Medline ® Abstract for Reference 82
Intestinal strongyloidiasis: a diagnosis frequently missed in the tropics.
Agrawal V, Agarwal T, Ghoshal UC
Trans R Soc Trop Med Hyg. 2009;103(3):242.
Strongyloides stercoralis, a nematode parasite, is endemic in tropical and subtropical regions. Infection usually remains asymptomatic, but in immunocompromised hosts hyperinfection and dissemination can occur, which has a high mortality. Early detection of S. stercoralis may alter the fatal course of infection. We present our experience of five patients with S. stercoralis hyperinfection diagnosed by endoscopic duodenal and jejunal biopsy in northern India. A predisposing factor was present in all patients in the form of corticosteroid intake, chronic liver disease and panhypogammaglobulinaemia. Common gastrointestinal symptoms were abdominal pain, diarrhoea, gastrointestinal bleeding, nausea, vomiting and weight loss with evidence of malabsorption. The initial stool examination and peripheral blood eosinophil count were normal in all patients. Strongyloidiasis was not suspected clinically in any patient and the diagnosis was achieved on endoscopic biopsy. Three of the patients with disseminated disease developed fatal Gram-negative systemic infection. This study highlights the importance of considering strongyloidiasis in all patients on immunosuppressive drug therapy who present with gastrointestinal symptoms so that the patient can be appropriately investigated and promptly treated. In endemic regions, patients with systemic Gram-negative bacterial infectionswithout an obvious cause should be tested for strongyloidiasis.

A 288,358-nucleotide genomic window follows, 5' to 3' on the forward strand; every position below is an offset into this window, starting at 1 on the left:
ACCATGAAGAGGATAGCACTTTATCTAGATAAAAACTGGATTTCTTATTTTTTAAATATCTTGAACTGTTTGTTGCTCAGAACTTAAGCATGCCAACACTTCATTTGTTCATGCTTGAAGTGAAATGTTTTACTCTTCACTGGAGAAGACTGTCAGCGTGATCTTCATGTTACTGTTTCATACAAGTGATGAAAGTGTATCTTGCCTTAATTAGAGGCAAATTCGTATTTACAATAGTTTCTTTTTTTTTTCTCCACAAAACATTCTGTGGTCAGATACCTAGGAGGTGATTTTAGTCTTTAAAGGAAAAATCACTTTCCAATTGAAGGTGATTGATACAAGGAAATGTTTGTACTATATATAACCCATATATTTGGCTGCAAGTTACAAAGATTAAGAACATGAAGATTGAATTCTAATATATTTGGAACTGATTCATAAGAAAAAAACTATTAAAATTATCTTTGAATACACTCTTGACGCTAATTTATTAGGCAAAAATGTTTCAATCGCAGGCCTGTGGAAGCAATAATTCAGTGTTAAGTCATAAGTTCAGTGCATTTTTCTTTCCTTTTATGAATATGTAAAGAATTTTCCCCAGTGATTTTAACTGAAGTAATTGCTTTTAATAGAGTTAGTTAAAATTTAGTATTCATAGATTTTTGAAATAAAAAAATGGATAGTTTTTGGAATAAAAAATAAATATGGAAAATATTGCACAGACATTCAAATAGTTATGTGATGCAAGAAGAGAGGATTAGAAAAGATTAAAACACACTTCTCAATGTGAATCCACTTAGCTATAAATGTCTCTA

Department of Pathology, Sanjay Gandhi Postgraduate Institute of Medical Sciences, Raebareli Road, Lucknow 226014, Uttar Pradesh, India. email@example.com